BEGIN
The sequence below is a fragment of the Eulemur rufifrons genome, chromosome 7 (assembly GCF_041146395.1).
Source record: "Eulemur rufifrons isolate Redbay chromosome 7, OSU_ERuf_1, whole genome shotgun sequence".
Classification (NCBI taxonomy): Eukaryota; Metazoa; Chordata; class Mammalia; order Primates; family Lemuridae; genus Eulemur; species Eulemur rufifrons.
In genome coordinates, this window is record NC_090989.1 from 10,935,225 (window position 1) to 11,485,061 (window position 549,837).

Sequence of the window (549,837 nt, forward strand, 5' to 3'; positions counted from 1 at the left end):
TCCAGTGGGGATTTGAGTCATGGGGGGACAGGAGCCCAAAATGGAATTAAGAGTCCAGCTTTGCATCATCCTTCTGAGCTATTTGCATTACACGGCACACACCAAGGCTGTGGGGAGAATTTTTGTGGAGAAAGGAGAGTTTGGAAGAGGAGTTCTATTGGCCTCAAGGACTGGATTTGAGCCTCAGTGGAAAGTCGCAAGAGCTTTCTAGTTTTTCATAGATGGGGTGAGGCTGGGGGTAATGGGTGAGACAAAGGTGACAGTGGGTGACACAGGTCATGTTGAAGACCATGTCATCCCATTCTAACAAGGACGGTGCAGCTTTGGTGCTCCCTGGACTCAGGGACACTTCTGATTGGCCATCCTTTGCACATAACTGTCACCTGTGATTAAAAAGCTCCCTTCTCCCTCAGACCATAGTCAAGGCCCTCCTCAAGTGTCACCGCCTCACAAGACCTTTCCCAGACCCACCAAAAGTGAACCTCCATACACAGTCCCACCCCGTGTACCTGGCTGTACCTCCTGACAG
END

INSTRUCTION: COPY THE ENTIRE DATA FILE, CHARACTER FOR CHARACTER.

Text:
The sequence below is a fragment of the Eulemur rufifrons genome, chromosome 7 (assembly GCF_041146395.1).
Source record: "Eulemur rufifrons isolate Redbay chromosome 7, OSU_ERuf_1, whole genome shotgun sequence".
Classification (NCBI taxonomy): Eukaryota; Metazoa; Chordata; class Mammalia; order Primates; family Lemuridae; genus Eulemur; species Eulemur rufifrons.
In genome coordinates, this window is record NC_090989.1 from 10,935,225 (window position 1) to 11,485,061 (window position 549,837).

Sequence of the window (549,837 nt, forward strand, 5' to 3'; positions counted from 1 at the left end):
TCCAGTGGGGATTTGAGTCATGGGGGGACAGGAGCCCAAAATGGAATTAAGAGTCCAGCTTTGCATCATCCTTCTGAGCTATTTGCATTACACGGCACACACCAAGGCTGTGGGGAGAATTTTTGTGGAGAAAGGAGAGTTTGGAAGAGGAGTTCTATTGGCCTCAAGGACTGGATTTGAGCCTCAGTGGAAAGTCGCAAGAGCTTTCTAGTTTTTCATAGATGGGGTGAGGCTGGGGGTAATGGGTGAGACAAAGGTGACAGTGGGTGACACAGGTCATGTTGAAGACCATGTCATCCCATTCTAACAAGGACGGTGCAGCTTTGGTGCTCCCTGGACTCAGGGACACTTCTGATTGGCCATCCTTTGCACATAACTGTCACCTGTGATTAAAAAGCTCCCTTCTCCCTCAGACCATAGTCAAGGCCCTCCTCAAGTGTCACCGCCTCACAAGACCTTTCCCAGACCCACCAAAAGTGAACCTCCATACACAGTCCCACCCCGTGTACCTGGCTGTACCTCCTGACAG